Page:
To carry out such communication and data flow between modules, several types of methods can be used like: They may execute in different threads or processes, and communicate through synchronization mechanisms. Or multiple components may need to be simultaneously informed when an event occurs in the application’s environment. There are many other possibilities as well. Discussing further about communication and data flow between modules, it can be said that a particular class of development takes care of it. This particular class of software is called “architectural patterns” or “architectural styles”. These patterns are essentially reusable architectural blueprints that describe the structure and interaction between collections of participating components. Each pattern has well-known characteristics that make it appropriate to use in satisfying particular types of requirements. For example, the client–server pattern has several useful characteristics, such as synchronous request–reply communications from client to server, and servers supporting one or more clients through a published interface. Optionally, clients may establish sessions with servers, which may maintain state about their connected clients. Client–server architectures must also provide a mechanism for clients to locate servers, handle errors, and optionally provide security on server access. All these issues are addressed in the client–server architecture pattern.
The power of patterns comes from the development objectives, utility, robustness, ability to convey design information as well as data information within the components / modules. Patterns are proven to work. If used appropriately in an architecture, you leverage existing design knowledge by using patterns. Large systems tend to use multiple patterns, combined in ways that satisfy the architecture requirements. When an architecture is based around patterns, it also becomes easy for team members to understand a design, as the pattern infers component structure, communications and abstract mechanisms that must be provided. When someone tells me their system is based on a three-tier client–server architecture, I know immediately a considerable amount about their design. This is a very powerful communication mechanism indeed.

Architecture Addresses Nonfunctional Requirements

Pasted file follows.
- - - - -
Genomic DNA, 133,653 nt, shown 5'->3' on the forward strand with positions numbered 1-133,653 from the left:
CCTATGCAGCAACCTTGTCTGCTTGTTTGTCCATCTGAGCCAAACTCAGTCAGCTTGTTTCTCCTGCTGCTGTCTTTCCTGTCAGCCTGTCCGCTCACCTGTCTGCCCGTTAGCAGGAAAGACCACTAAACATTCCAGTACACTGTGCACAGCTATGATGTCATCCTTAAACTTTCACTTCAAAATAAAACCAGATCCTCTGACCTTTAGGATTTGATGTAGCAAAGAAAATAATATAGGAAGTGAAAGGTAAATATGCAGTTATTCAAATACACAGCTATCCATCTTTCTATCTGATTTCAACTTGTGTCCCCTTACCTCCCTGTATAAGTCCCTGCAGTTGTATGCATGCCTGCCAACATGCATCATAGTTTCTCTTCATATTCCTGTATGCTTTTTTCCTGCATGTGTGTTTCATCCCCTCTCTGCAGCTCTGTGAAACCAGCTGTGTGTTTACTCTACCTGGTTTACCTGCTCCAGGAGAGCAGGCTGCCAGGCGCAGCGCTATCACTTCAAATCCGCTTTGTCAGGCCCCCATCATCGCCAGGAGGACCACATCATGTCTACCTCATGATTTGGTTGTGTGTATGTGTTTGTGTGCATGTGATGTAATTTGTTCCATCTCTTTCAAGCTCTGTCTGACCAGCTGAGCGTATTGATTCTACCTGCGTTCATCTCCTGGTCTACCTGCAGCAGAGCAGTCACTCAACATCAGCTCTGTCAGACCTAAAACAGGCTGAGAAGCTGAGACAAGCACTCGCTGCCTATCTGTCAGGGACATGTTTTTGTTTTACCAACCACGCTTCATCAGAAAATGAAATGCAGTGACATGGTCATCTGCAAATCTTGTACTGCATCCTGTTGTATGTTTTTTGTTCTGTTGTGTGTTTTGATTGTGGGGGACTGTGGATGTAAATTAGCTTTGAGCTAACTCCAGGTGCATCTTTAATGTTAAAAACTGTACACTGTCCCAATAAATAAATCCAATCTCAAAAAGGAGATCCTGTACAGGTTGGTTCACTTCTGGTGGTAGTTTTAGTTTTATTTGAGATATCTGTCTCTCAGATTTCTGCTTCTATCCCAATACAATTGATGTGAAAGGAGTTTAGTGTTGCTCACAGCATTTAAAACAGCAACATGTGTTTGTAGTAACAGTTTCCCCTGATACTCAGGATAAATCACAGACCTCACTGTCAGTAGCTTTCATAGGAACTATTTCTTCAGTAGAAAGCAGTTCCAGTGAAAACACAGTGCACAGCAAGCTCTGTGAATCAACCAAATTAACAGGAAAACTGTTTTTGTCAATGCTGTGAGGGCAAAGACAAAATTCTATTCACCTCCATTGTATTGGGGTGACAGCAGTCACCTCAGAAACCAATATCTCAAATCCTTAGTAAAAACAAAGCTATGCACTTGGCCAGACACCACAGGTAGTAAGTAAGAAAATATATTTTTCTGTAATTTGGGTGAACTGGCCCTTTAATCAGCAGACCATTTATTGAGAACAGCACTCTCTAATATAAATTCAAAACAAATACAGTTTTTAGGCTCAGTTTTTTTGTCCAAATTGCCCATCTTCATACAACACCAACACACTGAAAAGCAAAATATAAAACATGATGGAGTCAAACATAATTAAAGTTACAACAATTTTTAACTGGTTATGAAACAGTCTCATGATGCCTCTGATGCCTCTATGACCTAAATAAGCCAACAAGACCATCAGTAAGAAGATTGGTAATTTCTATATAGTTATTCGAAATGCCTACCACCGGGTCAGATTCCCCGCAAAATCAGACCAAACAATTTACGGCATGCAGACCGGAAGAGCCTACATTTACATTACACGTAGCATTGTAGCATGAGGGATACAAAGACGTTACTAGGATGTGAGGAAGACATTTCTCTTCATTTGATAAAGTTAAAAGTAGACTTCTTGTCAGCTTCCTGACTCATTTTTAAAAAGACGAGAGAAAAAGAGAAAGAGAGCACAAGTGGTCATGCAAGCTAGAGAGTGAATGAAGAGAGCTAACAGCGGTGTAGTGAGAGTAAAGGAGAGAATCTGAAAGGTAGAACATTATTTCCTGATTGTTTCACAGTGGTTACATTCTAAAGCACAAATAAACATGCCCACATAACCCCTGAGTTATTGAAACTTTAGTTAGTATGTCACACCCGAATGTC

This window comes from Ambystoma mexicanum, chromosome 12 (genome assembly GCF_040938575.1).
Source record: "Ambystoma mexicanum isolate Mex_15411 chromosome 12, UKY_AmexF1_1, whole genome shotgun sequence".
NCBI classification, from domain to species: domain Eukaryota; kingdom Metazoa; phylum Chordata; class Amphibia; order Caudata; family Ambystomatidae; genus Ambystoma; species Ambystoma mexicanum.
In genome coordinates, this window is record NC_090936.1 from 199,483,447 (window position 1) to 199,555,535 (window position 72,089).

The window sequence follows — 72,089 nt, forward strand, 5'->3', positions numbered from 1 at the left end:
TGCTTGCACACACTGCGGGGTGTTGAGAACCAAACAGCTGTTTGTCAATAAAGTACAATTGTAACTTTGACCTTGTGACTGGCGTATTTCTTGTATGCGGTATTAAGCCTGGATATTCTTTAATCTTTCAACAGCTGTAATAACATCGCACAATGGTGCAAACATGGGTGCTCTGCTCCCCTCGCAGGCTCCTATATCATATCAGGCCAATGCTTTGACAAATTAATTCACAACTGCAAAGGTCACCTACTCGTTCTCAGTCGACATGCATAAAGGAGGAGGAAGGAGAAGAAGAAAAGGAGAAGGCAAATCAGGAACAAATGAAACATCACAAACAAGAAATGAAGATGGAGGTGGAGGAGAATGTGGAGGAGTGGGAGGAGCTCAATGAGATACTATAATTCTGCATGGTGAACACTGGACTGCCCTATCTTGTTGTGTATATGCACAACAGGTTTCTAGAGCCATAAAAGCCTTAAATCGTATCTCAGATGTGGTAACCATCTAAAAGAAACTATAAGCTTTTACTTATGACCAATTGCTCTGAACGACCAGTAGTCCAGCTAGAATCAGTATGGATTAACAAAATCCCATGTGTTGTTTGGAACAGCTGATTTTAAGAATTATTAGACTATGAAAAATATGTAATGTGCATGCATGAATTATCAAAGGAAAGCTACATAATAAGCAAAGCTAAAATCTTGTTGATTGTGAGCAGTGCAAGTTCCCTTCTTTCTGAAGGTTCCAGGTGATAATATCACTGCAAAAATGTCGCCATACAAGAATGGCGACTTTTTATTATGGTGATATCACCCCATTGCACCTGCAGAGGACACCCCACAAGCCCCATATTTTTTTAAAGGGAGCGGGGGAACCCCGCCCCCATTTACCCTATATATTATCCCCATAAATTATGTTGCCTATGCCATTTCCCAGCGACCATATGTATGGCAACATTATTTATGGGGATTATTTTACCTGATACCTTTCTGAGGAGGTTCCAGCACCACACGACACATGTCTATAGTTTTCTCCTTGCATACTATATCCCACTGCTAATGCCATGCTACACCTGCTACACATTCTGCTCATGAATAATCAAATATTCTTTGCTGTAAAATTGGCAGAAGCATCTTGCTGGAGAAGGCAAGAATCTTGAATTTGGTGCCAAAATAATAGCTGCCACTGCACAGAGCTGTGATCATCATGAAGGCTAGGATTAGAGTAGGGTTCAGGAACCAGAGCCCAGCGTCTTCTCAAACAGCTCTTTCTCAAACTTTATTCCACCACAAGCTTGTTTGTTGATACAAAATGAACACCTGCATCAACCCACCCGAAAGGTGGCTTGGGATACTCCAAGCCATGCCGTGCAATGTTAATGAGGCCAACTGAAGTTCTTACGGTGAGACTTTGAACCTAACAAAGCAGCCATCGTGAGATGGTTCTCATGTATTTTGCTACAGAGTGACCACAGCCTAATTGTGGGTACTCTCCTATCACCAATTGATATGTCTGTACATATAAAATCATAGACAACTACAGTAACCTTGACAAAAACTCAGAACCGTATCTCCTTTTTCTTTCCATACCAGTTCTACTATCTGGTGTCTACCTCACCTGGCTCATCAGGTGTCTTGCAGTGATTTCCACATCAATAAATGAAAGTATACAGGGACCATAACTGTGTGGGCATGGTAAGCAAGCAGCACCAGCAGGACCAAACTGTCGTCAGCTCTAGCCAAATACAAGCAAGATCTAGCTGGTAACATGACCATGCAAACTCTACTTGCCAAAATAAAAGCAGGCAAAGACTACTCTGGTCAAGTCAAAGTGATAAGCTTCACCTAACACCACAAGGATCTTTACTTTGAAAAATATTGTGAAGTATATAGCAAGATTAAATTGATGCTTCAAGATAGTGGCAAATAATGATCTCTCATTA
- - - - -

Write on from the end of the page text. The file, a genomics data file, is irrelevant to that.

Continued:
Nonfunctional requirements are those requirements which don’t appear in use cases. They are always concerned with how the application provides the required functionality. There are three distinct areas of nonfunctional requirements:
a. Technical constraints: They constrain design options by specifying certain technologies that the application must use. “We only have Java developers, so we must develop in Java”. “The existing database runs on Windows XP only”. These are usually nonnegotiable.
b. Business constraints: These too constraint design options, but for business, not technical reasons. For example, “In order to widen our potential customer base, we must interface with XYZ tools”. Another example is “The supplier of our middleware has raised prices prohibitively, so we’re moving to an open source version”. Most of the time, these too are nonnegotiable.
c. Quality attributes: These define an application’s requirements in terms of scalability, availability, ease of change, portability, usability, performance, and soon. Quality attributes address issues of concern to application users, as well as other stakeholders like the project team itself or the project sponsor.
An application architecture must therefore explicitly address these aspects of the design. Architects need to understand the functional requirements, and create a platform that supports these and simultaneously satisfies the nonfunctional requirements

References

F. Buschmann, R. Meunier, H. Rohnert, P. Sommerlad, M. Stal,. Pattern-Oriented Software Architecture, Volume 1: A System of Patterns. John Wiley & Sons, 1996. 
D. Schmidt, M. Stal, H. Rohnert, F. Buschmann. Pattern-Oriented Software Architecture, Volume 2, Patterns for Concurrent and Networked Objects. John Wiley & Sons, 2000. 
M. Fowler. Patterns of Enterprise Application Architecture. Addison-Wesley, 2002.
G. Hohpe, B. Woolf. Enterprise Integration Patterns: Designing, Building, and Deploying Messaging Solutions. Addison-Wesley, 2003. 
P. Tran, J. Gosper, I. Gorton. Evaluating the Sustained Performance of COTS-based Messaging Systems. in Software Testing, Verification and Reliability, vol 13, pp 229–240, Wiley and Sons, 2003
I. Gorton, A. Liu. Performance Evaluation of Alternative Component Architectures for Enterprise JavaBean Applications, in IEEE Internet Computing, vol.7, no. 3, pages 18–23, 2003.
A. Liu, I. Gorton. Accelerating COTS Middleware Technology Acquisition: the i-MATE Process. in IEEE Software, pages 72–79,volume 20, no. 2, March/April 2003.